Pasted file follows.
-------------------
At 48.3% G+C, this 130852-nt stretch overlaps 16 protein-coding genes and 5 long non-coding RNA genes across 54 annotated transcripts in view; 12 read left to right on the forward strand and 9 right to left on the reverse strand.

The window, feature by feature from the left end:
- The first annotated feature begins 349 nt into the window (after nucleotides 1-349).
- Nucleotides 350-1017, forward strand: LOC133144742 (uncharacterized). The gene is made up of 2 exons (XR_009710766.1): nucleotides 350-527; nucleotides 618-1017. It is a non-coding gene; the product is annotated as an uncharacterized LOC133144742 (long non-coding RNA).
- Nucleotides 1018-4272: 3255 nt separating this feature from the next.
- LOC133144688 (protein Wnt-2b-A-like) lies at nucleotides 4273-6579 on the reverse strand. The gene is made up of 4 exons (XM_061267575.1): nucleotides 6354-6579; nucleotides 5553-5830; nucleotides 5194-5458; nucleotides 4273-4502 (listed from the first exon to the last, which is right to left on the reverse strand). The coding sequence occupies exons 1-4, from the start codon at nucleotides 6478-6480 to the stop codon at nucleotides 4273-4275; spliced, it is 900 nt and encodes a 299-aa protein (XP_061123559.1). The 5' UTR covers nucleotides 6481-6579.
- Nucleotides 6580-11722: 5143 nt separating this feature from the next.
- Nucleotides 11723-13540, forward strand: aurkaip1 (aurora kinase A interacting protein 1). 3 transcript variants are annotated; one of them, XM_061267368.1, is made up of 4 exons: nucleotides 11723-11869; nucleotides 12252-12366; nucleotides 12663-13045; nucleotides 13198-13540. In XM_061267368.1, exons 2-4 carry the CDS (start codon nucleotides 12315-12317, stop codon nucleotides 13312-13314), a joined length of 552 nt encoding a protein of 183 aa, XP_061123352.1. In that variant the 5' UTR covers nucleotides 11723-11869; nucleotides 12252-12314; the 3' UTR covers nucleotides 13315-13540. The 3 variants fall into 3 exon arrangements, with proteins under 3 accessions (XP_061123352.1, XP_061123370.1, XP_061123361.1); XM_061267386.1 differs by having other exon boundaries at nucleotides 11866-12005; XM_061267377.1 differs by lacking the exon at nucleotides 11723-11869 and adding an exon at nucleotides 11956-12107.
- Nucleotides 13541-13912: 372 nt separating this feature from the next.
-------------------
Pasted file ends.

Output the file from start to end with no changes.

At 48.3% G+C, this 130852-nt stretch overlaps 16 protein-coding genes and 5 long non-coding RNA genes across 54 annotated transcripts in view; 12 read left to right on the forward strand and 9 right to left on the reverse strand.

The window, feature by feature from the left end:
- The first annotated feature begins 349 nt into the window (after nucleotides 1-349).
- Nucleotides 350-1017, forward strand: LOC133144742 (uncharacterized). The gene is made up of 2 exons (XR_009710766.1): nucleotides 350-527; nucleotides 618-1017. It is a non-coding gene; the product is annotated as an uncharacterized LOC133144742 (long non-coding RNA).
- Nucleotides 1018-4272: 3255 nt separating this feature from the next.
- LOC133144688 (protein Wnt-2b-A-like) lies at nucleotides 4273-6579 on the reverse strand. The gene is made up of 4 exons (XM_061267575.1): nucleotides 6354-6579; nucleotides 5553-5830; nucleotides 5194-5458; nucleotides 4273-4502 (listed from the first exon to the last, which is right to left on the reverse strand). The coding sequence occupies exons 1-4, from the start codon at nucleotides 6478-6480 to the stop codon at nucleotides 4273-4275; spliced, it is 900 nt and encodes a 299-aa protein (XP_061123559.1). The 5' UTR covers nucleotides 6481-6579.
- Nucleotides 6580-11722: 5143 nt separating this feature from the next.
- Nucleotides 11723-13540, forward strand: aurkaip1 (aurora kinase A interacting protein 1). 3 transcript variants are annotated; one of them, XM_061267368.1, is made up of 4 exons: nucleotides 11723-11869; nucleotides 12252-12366; nucleotides 12663-13045; nucleotides 13198-13540. In XM_061267368.1, exons 2-4 carry the CDS (start codon nucleotides 12315-12317, stop codon nucleotides 13312-13314), a joined length of 552 nt encoding a protein of 183 aa, XP_061123352.1. In that variant the 5' UTR covers nucleotides 11723-11869; nucleotides 12252-12314; the 3' UTR covers nucleotides 13315-13540. The 3 variants fall into 3 exon arrangements, with proteins under 3 accessions (XP_061123352.1, XP_061123370.1, XP_061123361.1); XM_061267386.1 differs by having other exon boundaries at nucleotides 11866-12005; XM_061267377.1 differs by lacking the exon at nucleotides 11723-11869 and adding an exon at nucleotides 11956-12107.
- Nucleotides 13541-13912: 372 nt separating this feature from the next.